Going solar is an investment, but it pays for itself over time and provides many energy and environmental benefits. Before deciding to go solar, you should weigh the costs and benefits of solar panels and determine if it makes sense for your home and lifestyle.
Here are some main steps to help you find out if going solar is right for you.
Determine Your Energy Usage Needs
According to recent reports, more than two million homes use solar panels as their primary energy source throughout the US. The best way to determine how much energy your home needs is simply by looking at your monthly electricity bills over the last 12 months.
Solar installers typically offer you several options for solar panel systems, each one sized based on your home’s energy needs. If you’re unsure which system size is best for your home, ask your installer for recommendations.
Do You Have a Sunny Yard?
The amount of sun your property receives each day is the number one deciding factor in how much electricity you can generate with solar panels and how big an array will be required to power your homes.
If the roof of your home gets a lot of sun rays – especially if it faces south-going solar can be a very wise choice.
Look Into Incentives and Rebates Before You Buy
Many states offer generous incentives, such as tax breaks or rebate programs, to reduce the cost of going solar by thousands of dollars.
In California, for example, residents are eligible for a rebate that covers up to 60 percent of their system costs. And buyers in states like Colorado and New Jersey can save even more. Look into what incentives and rebates that you can gain once you install solar panels in your space to make the most of your decision to switch. If you live in a state that offers incentives or rebates to go solar, be sure your contractor is certified by the city or state.
Consider the Installation Cost
If you’re considering going solar, one of the best times to hire a contractor is now. Solar panel installation costs vary depending on project size and complexity, but you can expect to pay between $10,000 and $25,000 for a typical 5-kW system (the average size. for most homes).
Understand How Much Power You’ll Get from Solar
Most installers offer a guaranteed amount of power output for your system. In other words, they guarantee that their system will produce a certain amount of power or provide a certain amount of energy.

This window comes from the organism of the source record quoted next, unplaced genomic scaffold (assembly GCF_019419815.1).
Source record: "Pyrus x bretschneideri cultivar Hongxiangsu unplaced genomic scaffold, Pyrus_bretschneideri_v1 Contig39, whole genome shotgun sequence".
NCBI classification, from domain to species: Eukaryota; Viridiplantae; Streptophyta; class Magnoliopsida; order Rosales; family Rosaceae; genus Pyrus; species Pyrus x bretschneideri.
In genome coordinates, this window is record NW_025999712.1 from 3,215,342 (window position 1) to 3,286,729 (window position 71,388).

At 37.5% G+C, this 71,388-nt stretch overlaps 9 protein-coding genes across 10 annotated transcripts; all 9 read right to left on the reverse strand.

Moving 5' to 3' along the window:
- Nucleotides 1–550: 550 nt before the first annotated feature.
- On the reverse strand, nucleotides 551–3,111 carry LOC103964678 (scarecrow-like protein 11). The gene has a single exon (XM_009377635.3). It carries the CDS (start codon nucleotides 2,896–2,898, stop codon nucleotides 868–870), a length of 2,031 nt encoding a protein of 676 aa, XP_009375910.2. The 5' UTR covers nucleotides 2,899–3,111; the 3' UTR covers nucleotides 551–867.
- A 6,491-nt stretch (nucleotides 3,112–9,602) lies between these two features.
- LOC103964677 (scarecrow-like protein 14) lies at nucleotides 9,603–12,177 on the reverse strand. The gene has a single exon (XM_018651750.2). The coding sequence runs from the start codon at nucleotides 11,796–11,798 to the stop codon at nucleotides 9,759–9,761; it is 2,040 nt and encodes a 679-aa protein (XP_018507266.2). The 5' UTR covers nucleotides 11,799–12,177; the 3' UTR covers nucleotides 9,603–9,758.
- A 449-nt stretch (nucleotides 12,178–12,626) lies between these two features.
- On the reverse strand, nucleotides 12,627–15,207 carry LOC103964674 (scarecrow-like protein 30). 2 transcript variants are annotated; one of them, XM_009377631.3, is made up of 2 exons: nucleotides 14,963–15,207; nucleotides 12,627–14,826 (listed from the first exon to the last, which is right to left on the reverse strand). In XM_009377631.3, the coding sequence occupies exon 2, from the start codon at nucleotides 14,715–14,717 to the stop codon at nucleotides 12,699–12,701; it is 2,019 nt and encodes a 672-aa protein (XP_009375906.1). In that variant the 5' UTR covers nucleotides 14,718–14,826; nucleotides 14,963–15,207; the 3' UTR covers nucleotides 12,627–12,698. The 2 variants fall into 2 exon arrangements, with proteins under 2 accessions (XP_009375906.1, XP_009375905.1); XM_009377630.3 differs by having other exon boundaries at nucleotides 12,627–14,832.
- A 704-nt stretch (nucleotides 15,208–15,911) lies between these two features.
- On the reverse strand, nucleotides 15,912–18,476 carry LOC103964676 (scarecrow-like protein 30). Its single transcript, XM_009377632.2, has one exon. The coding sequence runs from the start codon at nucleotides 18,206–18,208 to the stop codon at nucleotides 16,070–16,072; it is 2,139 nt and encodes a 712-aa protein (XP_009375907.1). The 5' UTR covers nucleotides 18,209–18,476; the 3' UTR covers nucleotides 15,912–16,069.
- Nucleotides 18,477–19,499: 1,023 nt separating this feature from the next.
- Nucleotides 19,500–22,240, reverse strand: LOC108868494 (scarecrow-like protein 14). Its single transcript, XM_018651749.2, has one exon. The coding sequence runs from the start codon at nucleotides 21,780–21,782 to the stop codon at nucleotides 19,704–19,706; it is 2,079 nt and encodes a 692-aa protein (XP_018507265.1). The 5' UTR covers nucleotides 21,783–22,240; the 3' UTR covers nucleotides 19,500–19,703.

If your system doesn’t hit the guaranteed goal, the installer should offer you reimbursement for the difference.
As a general rule of thumb, a system will produce about 30 percent less each year than the amount advertised. If your system is supposed to produce 5,000 kWh of power per year, you can expect about 4,100 kWh.
Who Should Go Solar and Who Shouldn’t?
If your home is located in an area that doesn’t receive a lot of sun, or if the roof has too many shade trees nearby, going solar probably won’t be an excellent fit for your home.
You should also think about the costs and benefits of going solar if you have a time-of-use power plan when electricity rates change depending on the time of day you use it. For example, many utility companies charge less during overnight hours or on weekends so that people can charge their electric cars at cheaper rates.
Going solar will increase the amount of power you use during peak hours. When rates are higher, it may not be worth the added cost. However, if your bills are high enough to warrant a more significant system size, then installing solar panels makes sense no matter what time of day you use electricity from the grid.
In addition, some people opt not to install solar because some neighborhoods can’t accommodate large systems. It is known as a shading issue and usually occurs when trees grow or homes are built close together.
If you’re worried about shade from your neighbor’s roof, be sure to check with your installer before you sign the paperwork on your new system.
Lastly, if you have a large family and use a lot of power during peak times, going solar may not be the best financial decision for you. If your system is sized correctly and produces enough power to offset your usage during peak hours, you’ll likely save money on your utility bills. But if it doesn’t produce enough power, you’re better off saving up for a more extensive system.